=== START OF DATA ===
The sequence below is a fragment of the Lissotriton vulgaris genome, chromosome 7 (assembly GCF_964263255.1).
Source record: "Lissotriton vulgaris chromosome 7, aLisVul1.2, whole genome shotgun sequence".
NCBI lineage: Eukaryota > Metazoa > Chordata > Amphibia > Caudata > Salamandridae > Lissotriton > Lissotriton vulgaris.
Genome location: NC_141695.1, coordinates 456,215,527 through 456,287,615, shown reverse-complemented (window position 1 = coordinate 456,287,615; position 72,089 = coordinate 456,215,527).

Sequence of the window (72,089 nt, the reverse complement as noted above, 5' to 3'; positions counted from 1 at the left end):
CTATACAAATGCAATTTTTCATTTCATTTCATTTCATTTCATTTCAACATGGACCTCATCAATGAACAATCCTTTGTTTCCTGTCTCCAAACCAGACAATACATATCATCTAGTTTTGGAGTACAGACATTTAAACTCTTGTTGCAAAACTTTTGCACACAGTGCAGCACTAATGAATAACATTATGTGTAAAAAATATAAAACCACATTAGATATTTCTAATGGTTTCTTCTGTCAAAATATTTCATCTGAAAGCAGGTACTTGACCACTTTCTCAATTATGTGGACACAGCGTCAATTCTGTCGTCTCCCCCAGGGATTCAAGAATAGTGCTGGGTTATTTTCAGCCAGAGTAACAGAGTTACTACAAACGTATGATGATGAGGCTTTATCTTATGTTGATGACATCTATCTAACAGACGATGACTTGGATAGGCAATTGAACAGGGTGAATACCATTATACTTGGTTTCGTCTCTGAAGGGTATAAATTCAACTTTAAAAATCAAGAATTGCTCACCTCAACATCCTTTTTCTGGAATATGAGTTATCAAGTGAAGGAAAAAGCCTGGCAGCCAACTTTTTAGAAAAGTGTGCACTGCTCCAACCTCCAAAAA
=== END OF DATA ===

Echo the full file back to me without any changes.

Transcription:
The sequence below is a fragment of the Lissotriton vulgaris genome, chromosome 7 (assembly GCF_964263255.1).
Source record: "Lissotriton vulgaris chromosome 7, aLisVul1.2, whole genome shotgun sequence".
NCBI lineage: Eukaryota > Metazoa > Chordata > Amphibia > Caudata > Salamandridae > Lissotriton > Lissotriton vulgaris.
Genome location: NC_141695.1, coordinates 456,215,527 through 456,287,615, shown reverse-complemented (window position 1 = coordinate 456,287,615; position 72,089 = coordinate 456,215,527).

Sequence of the window (72,089 nt, the reverse complement as noted above, 5' to 3'; positions counted from 1 at the left end):
CTATACAAATGCAATTTTTCATTTCATTTCATTTCATTTCATTTCAACATGGACCTCATCAATGAACAATCCTTTGTTTCCTGTCTCCAAACCAGACAATACATATCATCTAGTTTTGGAGTACAGACATTTAAACTCTTGTTGCAAAACTTTTGCACACAGTGCAGCACTAATGAATAACATTATGTGTAAAAAATATAAAACCACATTAGATATTTCTAATGGTTTCTTCTGTCAAAATATTTCATCTGAAAGCAGGTACTTGACCACTTTCTCAATTATGTGGACACAGCGTCAATTCTGTCGTCTCCCCCAGGGATTCAAGAATAGTGCTGGGTTATTTTCAGCCAGAGTAACAGAGTTACTACAAACGTATGATGATGAGGCTTTATCTTATGTTGATGACATCTATCTAACAGACGATGACTTGGATAGGCAATTGAACAGGGTGAATACCATTATACTTGGTTTCGTCTCTGAAGGGTATAAATTCAACTTTAAAAATCAAGAATTGCTCACCTCAACATCCTTTTTCTGGAATATGAGTTATCAAGTGAAGGAAAAAGCCTGGCAGCCAACTTTTTAGAAAAGTGTGCACTGCTCCAACCTCCAAAAA